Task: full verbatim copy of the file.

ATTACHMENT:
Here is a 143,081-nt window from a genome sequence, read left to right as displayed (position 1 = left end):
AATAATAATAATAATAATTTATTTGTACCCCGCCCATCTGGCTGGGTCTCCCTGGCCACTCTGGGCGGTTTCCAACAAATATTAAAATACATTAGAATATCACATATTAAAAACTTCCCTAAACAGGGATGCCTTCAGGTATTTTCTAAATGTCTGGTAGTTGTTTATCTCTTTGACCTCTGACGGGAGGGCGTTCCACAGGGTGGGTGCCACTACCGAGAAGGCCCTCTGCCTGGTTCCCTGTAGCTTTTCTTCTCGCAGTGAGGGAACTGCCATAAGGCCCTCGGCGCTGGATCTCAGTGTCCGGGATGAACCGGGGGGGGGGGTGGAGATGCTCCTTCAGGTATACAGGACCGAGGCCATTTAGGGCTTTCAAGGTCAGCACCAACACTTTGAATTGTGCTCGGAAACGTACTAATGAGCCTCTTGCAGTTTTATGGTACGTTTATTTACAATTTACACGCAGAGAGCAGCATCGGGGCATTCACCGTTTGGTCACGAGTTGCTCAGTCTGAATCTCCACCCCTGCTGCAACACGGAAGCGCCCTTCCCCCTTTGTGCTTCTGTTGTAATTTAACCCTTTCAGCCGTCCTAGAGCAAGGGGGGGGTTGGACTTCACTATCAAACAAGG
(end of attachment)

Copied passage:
Here is a 143,081-nt window from a genome sequence, read left to right as displayed (position 1 = left end):
AATAATAATAATAATAATTTATTTGTACCCCGCCCATCTGGCTGGGTCTCCCTGGCCACTCTGGGCGGTTTCCAACAAATATTAAAATACATTAGAATATCACATATTAAAAACTTCCCTAAACAGGGATGCCTTCAGGTATTTTCTAAATGTCTGGTAGTTGTTTATCTCTTTGACCTCTGACGGGAGGGCGTTCCACAGGGTGGGTGCCACTACCGAGAAGGCCCTCTGCCTGGTTCCCTGTAGCTTTTCTTCTCGCAGTGAGGGAACTGCCATAAGGCCCTCGGCGCTGGATCTCAGTGTCCGGGATGAACCGGGGGGGGGGGTGGAGATGCTCCTTCAGGTATACAGGACCGAGGCCATTTAGGGCTTTCAAGGTCAGCACCAACACTTTGAATTGTGCTCGGAAACGTACTAATGAGCCTCTTGCAGTTTTATGGTACGTTTATTTACAATTTACACGCAGAGAGCAGCATCGGGGCATTCACCGTTTGGTCACGAGTTGCTCAGTCTGAATCTCCACCCCTGCTGCAACACGGAAGCGCCCTTCCCCCTTTGTGCTTCTGTTGTAATTTAACCCTTTCAGCCGTCCTAGAGCAAGGGGGGGGTTGGACTTCACTATCAAACAAGG